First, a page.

Justia Constitutional Law Opinion Summaries

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Defendants Orlando Cortez-Nieto and Jesus Cervantes-Aguilar were convicted by a jury of four methamphetamine offenses committed within 1,000 feet of a playground. After their convictions Defendants moved for judgment of acquittal. The district court granted the motions in part, setting aside the convictions on the ground that there was insufficient evidence that any of the offenses of conviction occurred within 1,000 feet of a playground, but entering judgments of conviction on lesser-included offenses (the four offenses without the proximity element). In their consolidated appeal, Defendants argued: (1) that a jury instruction stating that the jury should not consider the guilt of any persons other than Defendants improperly precluded the jury from considering that two government witnesses were motivated to lie about Defendants to reduce or eliminate their own guilt, and the prosecutor improperly magnified this error by explicitly arguing that the jurors could not consider the witnesses’ guilt in assessing their credibility; (2) the district court should not have imposed judgments of conviction on the lesser-included offenses after determining that the original charges had not been proved because the jury had not been instructed on the lesser-included offenses; and (3) remand was necessary to correct a clerical error in the judgment forms. The Tenth Circuit determined only that the clerical error warranted correction. The Court affirmed the district court in all other respects. View "United States v. Cortez-Nieto" on Justia Law

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The Seventh Circuit dismissed this interlocutory appeal from a district court order denying qualified immunity to a law enforcement officer because of disputed facts, holding that because Defendant did not bring a purely legal argument that did not depend on disputed facts, this Court lacked jurisdiction.Plaintiff brought this action under 42 U.S.C. 1983 against the City of Logansport and Defendant, alleging violations of his Fourteenth Amendment rights stemming from certain incidents involving the alleged use of excessive force. Defendant sought summary judgment based on qualified immunity. The district court denied qualified immunity based on a factual dispute precluding the grant of qualified immunity on summary judgment. Defendant appealed. The Seventh District dismissed the appeal, holding that this Court lacked jurisdiction to hear this appeal. View "Stewardson v. Biggs" on Justia Law

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In this case involving the fifty-year-old decision of a federal district court entering the 1972 "Shakman decree" precluding the Governor of Illinois and units of local government from conditioning governmental employment on political patronage the Seventh Circuit held that the power to hire, fire, and establish accompanying policies needs to return to the people of Illinois and the Governor they elected.In 2019, the Clerk of Cook County filed a motion to vacate the Shakman decree. The magistrate judge denied the motion, and the Clerk appealed. The Seventh Circuit court affirmed. Governor J.B. Pritzker then moved under Fed. R. Civ. P. 60(b)(5) to vacate the decree, claiming that the State had satisfied the requirements of the decree and that ongoing enforcement of the decree offended principles of federalism. The district court denied the motion. The Seventh District reversed and remanded with instructions to vacate the 1972 consent decree as it applied to the Illinois Governor, holding that Governor Pritzker had satisfied the objectives of the decree. View "Shakman v. Pritzker" on Justia Law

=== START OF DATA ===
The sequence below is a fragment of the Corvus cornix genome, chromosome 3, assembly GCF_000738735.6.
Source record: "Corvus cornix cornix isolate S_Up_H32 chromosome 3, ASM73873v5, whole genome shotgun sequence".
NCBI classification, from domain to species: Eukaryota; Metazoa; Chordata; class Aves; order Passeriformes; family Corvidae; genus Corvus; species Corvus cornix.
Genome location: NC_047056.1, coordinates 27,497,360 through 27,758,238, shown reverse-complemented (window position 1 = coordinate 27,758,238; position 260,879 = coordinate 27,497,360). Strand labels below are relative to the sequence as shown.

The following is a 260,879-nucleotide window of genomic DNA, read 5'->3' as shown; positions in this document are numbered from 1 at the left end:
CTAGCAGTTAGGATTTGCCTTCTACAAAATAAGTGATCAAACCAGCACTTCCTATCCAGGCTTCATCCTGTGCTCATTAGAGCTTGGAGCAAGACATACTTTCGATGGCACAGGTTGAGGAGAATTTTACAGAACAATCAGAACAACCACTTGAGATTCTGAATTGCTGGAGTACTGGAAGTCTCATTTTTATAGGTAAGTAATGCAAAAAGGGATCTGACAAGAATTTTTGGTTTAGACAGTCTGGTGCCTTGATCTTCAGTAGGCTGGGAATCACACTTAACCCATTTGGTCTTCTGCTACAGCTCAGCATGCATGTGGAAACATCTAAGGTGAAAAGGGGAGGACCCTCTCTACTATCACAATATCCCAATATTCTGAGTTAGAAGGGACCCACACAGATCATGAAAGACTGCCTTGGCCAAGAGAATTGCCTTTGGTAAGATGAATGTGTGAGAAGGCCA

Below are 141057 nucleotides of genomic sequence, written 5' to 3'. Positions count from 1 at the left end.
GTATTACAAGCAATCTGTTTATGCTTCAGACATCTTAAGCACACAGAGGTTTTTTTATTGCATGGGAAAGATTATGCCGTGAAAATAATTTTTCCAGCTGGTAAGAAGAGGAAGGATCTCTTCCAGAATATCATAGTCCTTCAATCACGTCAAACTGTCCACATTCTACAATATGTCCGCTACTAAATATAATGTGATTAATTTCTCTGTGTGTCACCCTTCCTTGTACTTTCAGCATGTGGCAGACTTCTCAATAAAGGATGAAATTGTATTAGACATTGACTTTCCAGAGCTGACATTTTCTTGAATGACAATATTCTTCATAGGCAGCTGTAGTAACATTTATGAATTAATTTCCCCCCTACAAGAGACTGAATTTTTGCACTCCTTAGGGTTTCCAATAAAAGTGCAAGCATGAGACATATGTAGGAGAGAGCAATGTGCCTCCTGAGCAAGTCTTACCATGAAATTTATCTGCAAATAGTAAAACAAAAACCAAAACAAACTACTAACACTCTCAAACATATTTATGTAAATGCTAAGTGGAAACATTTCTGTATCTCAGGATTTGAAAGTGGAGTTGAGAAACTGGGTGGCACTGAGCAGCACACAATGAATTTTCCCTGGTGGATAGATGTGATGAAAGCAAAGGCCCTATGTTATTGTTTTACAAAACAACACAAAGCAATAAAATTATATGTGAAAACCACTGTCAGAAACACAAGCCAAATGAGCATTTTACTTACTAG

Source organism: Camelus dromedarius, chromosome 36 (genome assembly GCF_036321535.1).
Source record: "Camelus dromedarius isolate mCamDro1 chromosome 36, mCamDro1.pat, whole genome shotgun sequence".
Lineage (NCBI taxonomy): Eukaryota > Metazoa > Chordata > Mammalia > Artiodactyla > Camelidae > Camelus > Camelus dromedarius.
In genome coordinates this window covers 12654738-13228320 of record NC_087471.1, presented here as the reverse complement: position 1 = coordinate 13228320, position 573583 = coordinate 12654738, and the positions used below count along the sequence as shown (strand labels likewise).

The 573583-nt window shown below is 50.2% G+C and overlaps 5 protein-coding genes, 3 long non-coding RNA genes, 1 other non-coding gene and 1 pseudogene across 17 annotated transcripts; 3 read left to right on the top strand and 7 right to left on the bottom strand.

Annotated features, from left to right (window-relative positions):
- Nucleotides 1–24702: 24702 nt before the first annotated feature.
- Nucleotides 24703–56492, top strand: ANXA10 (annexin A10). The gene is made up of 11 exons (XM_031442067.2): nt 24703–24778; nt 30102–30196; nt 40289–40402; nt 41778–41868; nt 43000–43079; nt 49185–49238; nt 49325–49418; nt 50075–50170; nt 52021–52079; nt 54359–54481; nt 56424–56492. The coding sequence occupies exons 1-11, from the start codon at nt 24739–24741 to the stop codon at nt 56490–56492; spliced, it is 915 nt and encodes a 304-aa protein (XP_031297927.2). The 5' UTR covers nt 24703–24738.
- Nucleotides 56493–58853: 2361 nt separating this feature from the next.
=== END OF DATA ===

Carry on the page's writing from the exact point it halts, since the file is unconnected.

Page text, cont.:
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Appellant was indicted for transportation of a minor with intent to engage in criminal sexual activity, attempted production of child pornography, and commission of a felony involving a minor by a person required to register as a sex offender. After a bifurcated jury and bench trial, Appellant was convicted on all counts.   On appeal, Appellant brings three challenges to his convictions. First, he contends that the district court abused its discretion by admitting the government’s expert testimony concerning the approximate locations of Appellant’s and the transported minor’s cell phones on the night of their meeting. Second, Appellant argues that the government should have been required to prove not just that he transported a minor to engage in sexual activity, but that he knew she was underage. Third, Appellant challenges the constitutionality of the Act that required him to register as a sex offender.   The DC Circuit affirmed Appellant’s convictions. The court held that the district court, in this case, did not abuse its discretion in admitting the expert’s testimony under Rule 702. The court explained that the district court justifiably concluded that concerns about the specific distances the expert drove should be considered by the jury in assessing the weight of the expert’s testimony and not by the court in its threshold admissibility determination. Further, the court explained that in light of the probative value of the expert’s testimony and the deference the Circuit Court affords district courts in making determinations under Rule 403, it cannot say that the district court abused its discretion in allowing the jury to hear from the expert. View "USA v. Charles Morgan, Jr." on Justia Law

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Nebraska requires persons who enter the State to register as sex offenders in Nebraska if they are obliged to register as sex offenders by another jurisdiction. This requirement applies to persons who committed their offenses as juveniles. Four Nebraska residents who committed sex offenses in other States as juveniles brought this action. They alleged that the registration requirement violated their rights to travel and to equal protection of the laws, because Nebraska does not impose a comparable requirement for persons who committed offenses as juveniles in Nebraska. The district court concluded that the registration requirement did not implicate the sex offenders’ right to travel, and that the requirement was rational and consistent with equal protection.The Eighth Circuit affirmed. The court explained that Nebraska has a legitimate interest in public safety and in limiting the number of potentially dangerous sex offenders who can avoid its registry. In furtherance of this interest, Nebraska requires offenders who must register in another State to register in Nebraska. The Does suggest that Nebraska should be required to conduct a “substantial equivalence” analysis for offenders who are required to register in another jurisdiction, and to eliminate the registration requirement for those whose offenses are not substantially equivalent to a Nebraska registration offense. But in opting to perform an intensive “substantial equivalence” inquiry only for offenders who are not required to register in another jurisdiction, the State permissibly chose to limit the resources devoted to individualized consideration. View "John Doe, I v. Doug Peterson" on Justia Law